In 1984, Smith had one of his best teams ever before it fell victim to a late-season injury bug. At 28-3 overall, the Tar Heels became only the sixth team in ACC history to go through the conference regular-season round-robin undefeated at 14-0. Jordan was named the consensus National Player of the Year and Perkins was named both first-team All-ACC and first-team All-America for the third straight year. Starting point guard Kenny Smith suffered a broken wrist in the LSU game on January 29 and never fully recovered that season. Center Brad Daugherty also suffered a hand injury during the ACC Tournament that hampered his play the rest of the way. That Tar Heel team finished No. 1 nationally in both final polls.

The 1985 team was another of Smith's overachieving teams. Ignored in the pre-season Top 20 polls for the first time in recent memory, UNC went 27-9 that year after losing Perkins and Jordan from the lineup. Carolina tied for the ACC regular-season championship as Daugherty and Kenny Smith had superb years for the Tar Heels. Carolina was eliminated in the finals of the NCAA Southeast Regional at the hands of eventual national champion Villanova.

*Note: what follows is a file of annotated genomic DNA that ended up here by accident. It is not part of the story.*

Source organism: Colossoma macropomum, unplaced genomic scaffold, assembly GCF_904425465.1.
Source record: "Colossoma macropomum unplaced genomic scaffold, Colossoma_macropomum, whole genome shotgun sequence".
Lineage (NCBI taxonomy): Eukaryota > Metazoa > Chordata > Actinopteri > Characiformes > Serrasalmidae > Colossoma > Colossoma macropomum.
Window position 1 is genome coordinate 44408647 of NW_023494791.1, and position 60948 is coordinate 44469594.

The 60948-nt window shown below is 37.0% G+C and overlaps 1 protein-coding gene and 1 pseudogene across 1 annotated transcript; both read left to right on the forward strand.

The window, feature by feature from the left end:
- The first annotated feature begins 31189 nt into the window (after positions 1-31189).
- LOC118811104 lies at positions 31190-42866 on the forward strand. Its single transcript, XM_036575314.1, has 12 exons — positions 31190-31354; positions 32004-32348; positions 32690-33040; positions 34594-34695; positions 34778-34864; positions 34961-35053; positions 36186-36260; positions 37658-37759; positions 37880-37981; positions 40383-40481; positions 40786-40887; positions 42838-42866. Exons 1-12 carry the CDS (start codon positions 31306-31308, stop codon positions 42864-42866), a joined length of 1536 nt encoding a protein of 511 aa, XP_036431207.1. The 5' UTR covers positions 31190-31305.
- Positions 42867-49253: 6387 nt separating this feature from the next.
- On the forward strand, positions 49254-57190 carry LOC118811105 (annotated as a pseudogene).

The Opening of the Dean E. Smith Center

The 1986 unit, led by first-team All-America Daugherty, won its first 21 games en route to a 28-6 mark. The Tar Heels were devastated at season's end by injuries to starters Steve Hale and Joe Wolf and backup center Warren Martin. For the second straight year, UNC was eliminated from the NCAA Tournament by the eventual national champion, Louisville. The season was also highlighted by the opening of the Dean E. Smith Center on the Carolina campus on January 18, 1986. The No. 1-ranked Tar Heels celebrated the move into their new 21,572-seat arena by beating No. 3 Duke, 95-92, that day.

The 1987 squad proved to be another of Coach Smith's best teams. Led by a strong senior nucleus which featured All-ACC players Kenny Smith and Wolf, UNC tied the school record for victories in a season with 32 while completing a 32-4 ledger and a No. 2 ranking in the final AP poll. For the second time in four years, UNC finished the ACC regular-season a perfect 14-0. UNC advanced to the NCAA East Regional finals before falling to eventual NCAA finalist Syracuse. Smith capped a brilliant Tar Heel career by surpassing Ford as the school's all-time assist l